Healthy diet linked to slower aging, lower dementia risk

Dietary patterns, aging rate, and dementia risk in Framingham study.

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A recent study from Columbia University found that eating healthier foods is linked to a lower risk of dementia and slower aging. Researchers have shown that better nutrition slows biological aging and lowers the risk of dementia. This study clarifies a healthy diet’s role in preventing dementia, but further research is required to comprehend the mechanism completely.

Daniel Belsky, PhD, associate professor of Epidemiology at Columbia School of Public Health and the Columbia Aging Center and a senior author said, “Much attention to nutrition in dementia research focuses on the way specific nutrients affect the brain.”

The researchers studied data from the second generation of the Framingham Heart Study, called the Offspring Cohort. Participants in this study, which commenced in 1971, had to be dementia-free and 60 years of age or older. This study began in 1971 and included people aged 60 or older who were free of dementia.

The participants also had information about their diet, epigenetics, and follow-up. Over the years, the Offspring Cohort had nine examinations spaced about 4 to 7 years apart. At each visit, researchers collected various data, including physical exams, lifestyle questionnaires, blood samples, and, starting in 1991, tests to measure brain function.

140 of the 1,644 people in the analysis experienced dementia. The tool DunedinPACE, created by Belsky and colleagues, was used by the researchers to gauge the rate at which individuals aged. This tool displays the rate at which a person’s body ages, much like a speedometer.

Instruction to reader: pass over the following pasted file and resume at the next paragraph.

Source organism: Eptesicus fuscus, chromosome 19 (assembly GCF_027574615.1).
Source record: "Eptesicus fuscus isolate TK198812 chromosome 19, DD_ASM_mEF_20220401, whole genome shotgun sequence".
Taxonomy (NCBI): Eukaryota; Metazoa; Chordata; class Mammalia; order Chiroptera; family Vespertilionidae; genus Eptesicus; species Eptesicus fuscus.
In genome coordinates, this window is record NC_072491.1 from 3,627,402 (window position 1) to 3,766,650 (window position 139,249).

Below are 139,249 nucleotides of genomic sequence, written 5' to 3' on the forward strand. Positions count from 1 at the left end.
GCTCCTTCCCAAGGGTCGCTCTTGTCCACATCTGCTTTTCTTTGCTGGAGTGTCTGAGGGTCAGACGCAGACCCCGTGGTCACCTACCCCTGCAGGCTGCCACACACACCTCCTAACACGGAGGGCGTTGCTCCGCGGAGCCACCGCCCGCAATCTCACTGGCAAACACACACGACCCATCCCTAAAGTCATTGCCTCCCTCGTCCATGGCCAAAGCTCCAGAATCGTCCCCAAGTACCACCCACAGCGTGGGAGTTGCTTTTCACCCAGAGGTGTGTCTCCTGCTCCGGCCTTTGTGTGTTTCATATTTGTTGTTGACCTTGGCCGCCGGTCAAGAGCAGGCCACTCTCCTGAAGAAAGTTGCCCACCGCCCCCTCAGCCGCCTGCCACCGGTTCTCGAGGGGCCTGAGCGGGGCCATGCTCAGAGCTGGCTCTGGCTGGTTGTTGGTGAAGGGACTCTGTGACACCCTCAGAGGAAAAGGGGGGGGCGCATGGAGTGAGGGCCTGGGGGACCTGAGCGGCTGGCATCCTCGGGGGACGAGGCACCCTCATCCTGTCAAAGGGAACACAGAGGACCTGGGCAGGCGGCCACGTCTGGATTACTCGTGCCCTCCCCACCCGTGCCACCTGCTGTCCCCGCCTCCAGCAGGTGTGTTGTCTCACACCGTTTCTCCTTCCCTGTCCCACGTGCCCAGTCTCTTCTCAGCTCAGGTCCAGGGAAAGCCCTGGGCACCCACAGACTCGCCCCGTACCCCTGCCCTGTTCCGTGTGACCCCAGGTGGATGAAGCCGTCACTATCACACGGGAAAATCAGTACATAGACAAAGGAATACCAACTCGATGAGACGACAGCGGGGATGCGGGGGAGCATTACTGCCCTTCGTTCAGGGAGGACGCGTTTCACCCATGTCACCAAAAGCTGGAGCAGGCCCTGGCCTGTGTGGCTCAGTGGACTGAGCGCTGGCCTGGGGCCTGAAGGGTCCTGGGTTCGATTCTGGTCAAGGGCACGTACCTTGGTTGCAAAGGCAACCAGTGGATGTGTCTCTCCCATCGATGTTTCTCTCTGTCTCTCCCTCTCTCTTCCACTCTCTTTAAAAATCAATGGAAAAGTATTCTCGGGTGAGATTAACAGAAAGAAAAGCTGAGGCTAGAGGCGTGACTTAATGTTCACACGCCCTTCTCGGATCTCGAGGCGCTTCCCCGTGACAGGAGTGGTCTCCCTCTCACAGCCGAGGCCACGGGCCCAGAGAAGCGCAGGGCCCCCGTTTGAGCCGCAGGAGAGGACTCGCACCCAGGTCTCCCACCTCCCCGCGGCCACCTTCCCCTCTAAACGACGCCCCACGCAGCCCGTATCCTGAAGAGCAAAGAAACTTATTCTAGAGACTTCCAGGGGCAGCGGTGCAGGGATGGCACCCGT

Yian Gu, PhD, from Columbia University, said,” We’ve found strong evidence that eating healthy can help prevent dementia. However, we still need to figure out exactly how this protection works. Previous studies have shown that both diet and dementia risk are linked to how quickly our bodies age.”

The researchers examined the effects of aging on various diets to understand this connection better. According to DunedinPACE, they discovered that adhering to a Mediterranean-Dash Intervention for Neurodegenerative Delay Diet (MIND) slowed down aging.

This reduced the chance of dementia and passing away as well. Fifty-seven percent of the correlation between diet and death and 27 percent of the correlation between diet and dementia might be explained by aging more slowly.

Aline Thomas, Ph.D., from Columbia University, said, “Our research indicates that eating a healthy diet may slow down aging and reduce the risk of dementia. This suggests that tracking how quickly we age could help prevent dementia. “

Still, there’s more to discover about the relationship between dementia and nutrition. More research is required to pinpoint the precise mechanisms by which nutrients impact brain aging. If the results also apply to other populations, tracking biological aging may be a helpful strategy in the fight against dementia.

According to this study, diet significantly impacts both the rate of aging and the risk of developing dementia, and monitoring the rate at which our bodies age may aid in the prevention of dementia.

However, more studies need to learn about the relationship between dementia, aging, and food. This indicates that further research is necessary, particularly to examine the impact of various meals on the aging brain.

Journal reference:

  1. Aline Thomas, Calen P. Ryan et al., Diet, Pace of Biological Aging, and Risk of Dementia in the Framingham Heart Study. Annals of Neurology. DOI: 10.1002/ana.26900.
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